TOPEKA (KSNT) – The Supreme Court decided to overturn the federal eviction moratorium on Friday. The Supreme Court’s decision could spell out a tragic tale for thousands of Kansans at risk of losing their homes.
Ryan Vincent, Executive Director of Kansas Housing Resources Corporation, said projections from this past month showed a vast amount of Kansans could be impacted.
“Between 12,000 and 24,000 households in our state are currently at risk of eviction,” Vincent said.
It’s a sad fate for many Kansans that are thousands of dollars behind on rent, as they struggle financially, during the pandemic. Vincent said that applications for rental assistance in the state are averaging over $5,000 per household. He said this comes as the state is at the “forefront” of a housing crisis.
“We’ve got a lack of safe, affordable housing. We’ve got rent prices going up, while incomes have been stagnant. We have housing prices for homes sky-rocketing,” Vincent said.
While the federal eviction moratorium may be coming to an end, state rental assistance remains available through the Kansas Emergency Rental Assistance, KERA, program. Those funds are available through 2025. But, there may be a waiting period as applications roll in.
Randall Simmons, a tenant in Topeka, said while he’s faced his own financial hurdles during the pandemic, he’s been able to get by. Others that he knows haven’t been as lucky. Some have had to find shelter elsewhere, as they wait for help.
“There’s a lot of people that have to do a lot worse than I have, that are in worse shape,” Simmons said. “If you can’t afford to pay your rent around here, you got to go to the city mission. That’s where most of them end up at.”
One advocacy group, Rent Zero Kansas, has been vocal about the need to help low-income Kansans that are still being evicted, facing utility shut-offs, or don’t qualify for rental assistance.
Earlier this year, in a press release, Vince Munoz, an organizer for the activist group, pointed to a public dashboard released by the National Low Income Housing Coalition, comparing emergency rental assistance programs across the country.
Munoz said Kansas’ rental program is not among the states listed in the dashboard that provide assistance directly to tenants, and noted that this could create a problem for renters, who are also instructed to apply for assistance with their landlords through a joint-online process. According to the KERA website, if the application is approved, the landlord or service provider receives funds directly from KERA and applies KERA funds to the applicant’s account.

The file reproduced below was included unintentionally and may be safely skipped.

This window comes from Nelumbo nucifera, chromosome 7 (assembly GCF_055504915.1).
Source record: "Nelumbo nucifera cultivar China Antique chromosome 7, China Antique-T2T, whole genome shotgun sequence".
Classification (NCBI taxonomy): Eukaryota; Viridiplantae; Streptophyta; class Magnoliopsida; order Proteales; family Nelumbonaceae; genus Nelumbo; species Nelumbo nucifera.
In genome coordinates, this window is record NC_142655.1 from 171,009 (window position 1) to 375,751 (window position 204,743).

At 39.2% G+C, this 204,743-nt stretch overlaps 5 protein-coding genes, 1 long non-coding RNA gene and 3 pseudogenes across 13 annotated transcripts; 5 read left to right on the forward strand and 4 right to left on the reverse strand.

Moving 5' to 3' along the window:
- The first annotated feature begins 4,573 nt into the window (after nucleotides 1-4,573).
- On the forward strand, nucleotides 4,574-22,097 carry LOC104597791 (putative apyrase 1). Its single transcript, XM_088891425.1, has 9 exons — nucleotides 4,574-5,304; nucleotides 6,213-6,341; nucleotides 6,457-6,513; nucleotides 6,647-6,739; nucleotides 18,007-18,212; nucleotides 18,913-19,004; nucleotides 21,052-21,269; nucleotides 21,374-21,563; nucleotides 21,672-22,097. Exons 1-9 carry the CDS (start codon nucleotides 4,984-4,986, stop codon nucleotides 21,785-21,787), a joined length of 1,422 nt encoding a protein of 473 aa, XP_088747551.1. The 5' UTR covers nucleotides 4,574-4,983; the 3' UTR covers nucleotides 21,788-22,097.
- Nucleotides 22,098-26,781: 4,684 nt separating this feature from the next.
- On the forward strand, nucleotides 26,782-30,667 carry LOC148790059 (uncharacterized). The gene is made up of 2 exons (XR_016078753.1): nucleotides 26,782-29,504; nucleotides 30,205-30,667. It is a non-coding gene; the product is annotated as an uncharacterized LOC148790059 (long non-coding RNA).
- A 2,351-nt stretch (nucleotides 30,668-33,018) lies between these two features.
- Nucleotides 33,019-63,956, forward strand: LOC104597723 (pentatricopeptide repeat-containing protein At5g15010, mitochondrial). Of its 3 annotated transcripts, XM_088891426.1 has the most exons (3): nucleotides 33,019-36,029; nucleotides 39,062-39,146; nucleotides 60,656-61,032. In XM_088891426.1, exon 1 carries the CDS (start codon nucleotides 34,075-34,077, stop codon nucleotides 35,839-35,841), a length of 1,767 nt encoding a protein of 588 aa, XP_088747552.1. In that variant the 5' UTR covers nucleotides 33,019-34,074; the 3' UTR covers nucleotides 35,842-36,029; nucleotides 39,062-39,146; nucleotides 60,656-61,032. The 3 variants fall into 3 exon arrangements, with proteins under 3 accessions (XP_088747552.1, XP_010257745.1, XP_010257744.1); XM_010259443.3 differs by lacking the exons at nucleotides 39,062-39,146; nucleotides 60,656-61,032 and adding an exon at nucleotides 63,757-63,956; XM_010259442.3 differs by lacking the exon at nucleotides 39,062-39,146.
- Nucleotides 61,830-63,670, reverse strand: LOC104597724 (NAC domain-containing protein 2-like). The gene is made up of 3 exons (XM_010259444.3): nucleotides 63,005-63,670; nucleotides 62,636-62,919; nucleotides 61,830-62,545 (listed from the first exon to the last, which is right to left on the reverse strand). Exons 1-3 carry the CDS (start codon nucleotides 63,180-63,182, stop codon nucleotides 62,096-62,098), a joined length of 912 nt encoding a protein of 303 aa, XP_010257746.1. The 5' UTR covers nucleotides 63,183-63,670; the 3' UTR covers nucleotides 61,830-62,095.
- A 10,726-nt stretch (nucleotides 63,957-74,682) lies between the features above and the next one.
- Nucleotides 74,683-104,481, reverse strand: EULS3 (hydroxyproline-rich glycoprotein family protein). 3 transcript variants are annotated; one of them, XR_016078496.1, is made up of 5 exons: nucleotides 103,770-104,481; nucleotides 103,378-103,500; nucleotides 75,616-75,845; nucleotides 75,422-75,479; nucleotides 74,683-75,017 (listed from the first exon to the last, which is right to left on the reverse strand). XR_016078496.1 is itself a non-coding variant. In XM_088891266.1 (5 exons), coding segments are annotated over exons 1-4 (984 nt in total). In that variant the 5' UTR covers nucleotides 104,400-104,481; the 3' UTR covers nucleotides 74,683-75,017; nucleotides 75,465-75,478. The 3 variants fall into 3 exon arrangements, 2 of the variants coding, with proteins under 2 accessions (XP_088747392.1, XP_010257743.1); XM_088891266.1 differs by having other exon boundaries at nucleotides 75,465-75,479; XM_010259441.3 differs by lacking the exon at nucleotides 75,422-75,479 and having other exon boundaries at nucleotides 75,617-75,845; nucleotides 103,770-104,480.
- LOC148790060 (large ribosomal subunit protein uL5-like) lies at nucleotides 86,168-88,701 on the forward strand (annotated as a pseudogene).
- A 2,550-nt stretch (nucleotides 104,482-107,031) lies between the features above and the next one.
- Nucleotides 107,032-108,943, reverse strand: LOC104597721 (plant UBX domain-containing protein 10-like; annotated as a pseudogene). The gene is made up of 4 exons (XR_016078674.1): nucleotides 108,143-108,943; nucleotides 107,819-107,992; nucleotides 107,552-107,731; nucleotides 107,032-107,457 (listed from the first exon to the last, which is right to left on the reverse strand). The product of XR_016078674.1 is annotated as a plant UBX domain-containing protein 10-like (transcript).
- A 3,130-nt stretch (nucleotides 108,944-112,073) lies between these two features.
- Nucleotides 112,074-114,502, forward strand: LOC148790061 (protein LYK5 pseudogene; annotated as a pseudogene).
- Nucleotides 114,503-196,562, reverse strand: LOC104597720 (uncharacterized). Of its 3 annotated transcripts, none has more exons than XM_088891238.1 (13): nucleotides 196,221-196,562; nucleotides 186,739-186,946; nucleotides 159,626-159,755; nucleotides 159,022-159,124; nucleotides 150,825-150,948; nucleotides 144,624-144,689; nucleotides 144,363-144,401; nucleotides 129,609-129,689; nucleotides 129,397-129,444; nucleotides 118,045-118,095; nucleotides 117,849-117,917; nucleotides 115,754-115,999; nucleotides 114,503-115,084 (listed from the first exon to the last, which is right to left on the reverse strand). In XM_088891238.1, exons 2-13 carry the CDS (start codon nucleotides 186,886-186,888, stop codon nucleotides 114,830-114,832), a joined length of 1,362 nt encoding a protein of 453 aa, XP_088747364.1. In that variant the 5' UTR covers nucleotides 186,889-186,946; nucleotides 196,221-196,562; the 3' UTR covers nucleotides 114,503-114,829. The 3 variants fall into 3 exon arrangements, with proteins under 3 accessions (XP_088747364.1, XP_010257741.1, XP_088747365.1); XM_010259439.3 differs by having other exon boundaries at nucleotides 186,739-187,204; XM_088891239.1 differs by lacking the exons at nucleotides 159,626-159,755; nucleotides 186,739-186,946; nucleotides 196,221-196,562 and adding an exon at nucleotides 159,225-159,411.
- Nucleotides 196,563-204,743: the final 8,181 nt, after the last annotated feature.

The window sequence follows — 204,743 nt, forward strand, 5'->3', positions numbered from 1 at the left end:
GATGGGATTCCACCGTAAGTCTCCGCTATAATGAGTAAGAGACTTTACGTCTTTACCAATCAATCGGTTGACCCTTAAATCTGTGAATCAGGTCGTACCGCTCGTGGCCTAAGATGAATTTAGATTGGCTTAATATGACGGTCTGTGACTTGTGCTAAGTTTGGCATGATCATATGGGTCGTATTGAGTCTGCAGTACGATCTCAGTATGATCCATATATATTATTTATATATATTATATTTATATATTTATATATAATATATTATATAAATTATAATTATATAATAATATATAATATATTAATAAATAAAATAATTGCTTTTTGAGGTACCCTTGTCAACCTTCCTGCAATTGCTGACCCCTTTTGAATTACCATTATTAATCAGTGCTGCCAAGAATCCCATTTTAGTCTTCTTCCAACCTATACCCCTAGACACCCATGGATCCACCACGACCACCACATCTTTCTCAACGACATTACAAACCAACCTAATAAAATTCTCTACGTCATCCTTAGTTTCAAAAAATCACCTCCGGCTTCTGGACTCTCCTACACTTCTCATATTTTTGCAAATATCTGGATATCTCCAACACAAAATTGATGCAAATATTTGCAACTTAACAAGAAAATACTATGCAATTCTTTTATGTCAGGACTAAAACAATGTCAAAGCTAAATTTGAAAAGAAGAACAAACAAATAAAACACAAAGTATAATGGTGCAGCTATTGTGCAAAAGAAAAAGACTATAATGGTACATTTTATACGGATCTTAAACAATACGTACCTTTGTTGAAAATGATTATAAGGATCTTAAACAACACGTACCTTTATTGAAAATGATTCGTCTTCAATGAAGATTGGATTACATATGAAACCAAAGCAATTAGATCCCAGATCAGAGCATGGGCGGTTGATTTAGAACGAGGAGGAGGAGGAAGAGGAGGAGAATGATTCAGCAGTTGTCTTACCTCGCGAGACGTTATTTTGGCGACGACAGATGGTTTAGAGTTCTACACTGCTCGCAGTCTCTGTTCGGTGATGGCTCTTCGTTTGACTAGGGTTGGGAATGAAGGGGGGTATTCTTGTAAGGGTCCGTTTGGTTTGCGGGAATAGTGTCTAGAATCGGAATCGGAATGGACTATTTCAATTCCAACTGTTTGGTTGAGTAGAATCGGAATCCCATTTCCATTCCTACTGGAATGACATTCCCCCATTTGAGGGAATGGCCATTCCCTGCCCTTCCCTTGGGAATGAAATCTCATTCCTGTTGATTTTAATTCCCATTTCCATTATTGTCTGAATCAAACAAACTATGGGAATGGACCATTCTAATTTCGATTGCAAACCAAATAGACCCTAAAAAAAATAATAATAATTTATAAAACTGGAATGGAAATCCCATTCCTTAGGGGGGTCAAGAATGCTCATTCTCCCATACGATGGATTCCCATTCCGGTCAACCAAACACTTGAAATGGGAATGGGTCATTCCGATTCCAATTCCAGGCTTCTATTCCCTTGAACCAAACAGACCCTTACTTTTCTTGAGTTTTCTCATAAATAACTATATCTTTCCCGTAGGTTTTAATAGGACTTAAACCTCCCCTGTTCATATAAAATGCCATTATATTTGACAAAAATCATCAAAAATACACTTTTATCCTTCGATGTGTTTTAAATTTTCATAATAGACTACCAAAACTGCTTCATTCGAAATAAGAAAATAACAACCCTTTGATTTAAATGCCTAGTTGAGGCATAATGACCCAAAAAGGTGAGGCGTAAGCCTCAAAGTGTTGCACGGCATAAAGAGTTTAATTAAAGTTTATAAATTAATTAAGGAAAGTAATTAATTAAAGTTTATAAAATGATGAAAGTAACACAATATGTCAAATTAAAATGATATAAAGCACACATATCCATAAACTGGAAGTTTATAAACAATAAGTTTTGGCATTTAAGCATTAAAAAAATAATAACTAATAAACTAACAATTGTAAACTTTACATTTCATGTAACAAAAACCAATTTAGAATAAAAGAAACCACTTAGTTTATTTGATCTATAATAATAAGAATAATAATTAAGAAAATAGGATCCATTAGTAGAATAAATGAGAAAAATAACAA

“The Kansas Housing Resources Corporation should follow the 75 other programs nationwide in sending relief directly to renters. This would help prevent landlords from arbitrarily declining rent payments from assistance, which we’ve seen happen recently in Manhattan.”VINCE MUNOZ, RENT ZERO KANSAS
According to the advocacy group, In late January, Manhattan tenants Alice Nondorf and her fiancé, Gary LaBarge, were evicted despite each being eligible for more than $5,000 in rental assistance. Their landlord, Rodney Steven III, whose family also owns Genesis Fitness Clubs, declined to accept the assistance.
However, Vincent told Kansas Capitol Bureau on Friday that the state’s assistance program does allow for direct payment to renters in these unique situations. He said these cases fall within the “minority,” as most landlords welcome the ability to recover money from past payments.
The state’s housing corporation has also issued a statewide housing survey with the goal of collecting information from community members and stakeholders to identify the current housing needs.
The Executive Director also said a Kansas Housing Assistance Fund is expected to launch sometime in the coming months, either later this year or early next year, once funds are approved. The funds will be used to help homeowners that may be struggling to pay their mortgage, taxes, or utility bills.
Vincent said, in the meantime, while the KERA is available to tenants, the corporation’s message to landlords is “don’t evict.”
“If a landlord ultimately evicts, rather than wait for assistance, then they may be out of that entire amount of back rent that the tenant hasn’t been paying during this moratorium.”
To learn more about the Kansas Emergency Rental Assistance (KERA) Program, click here.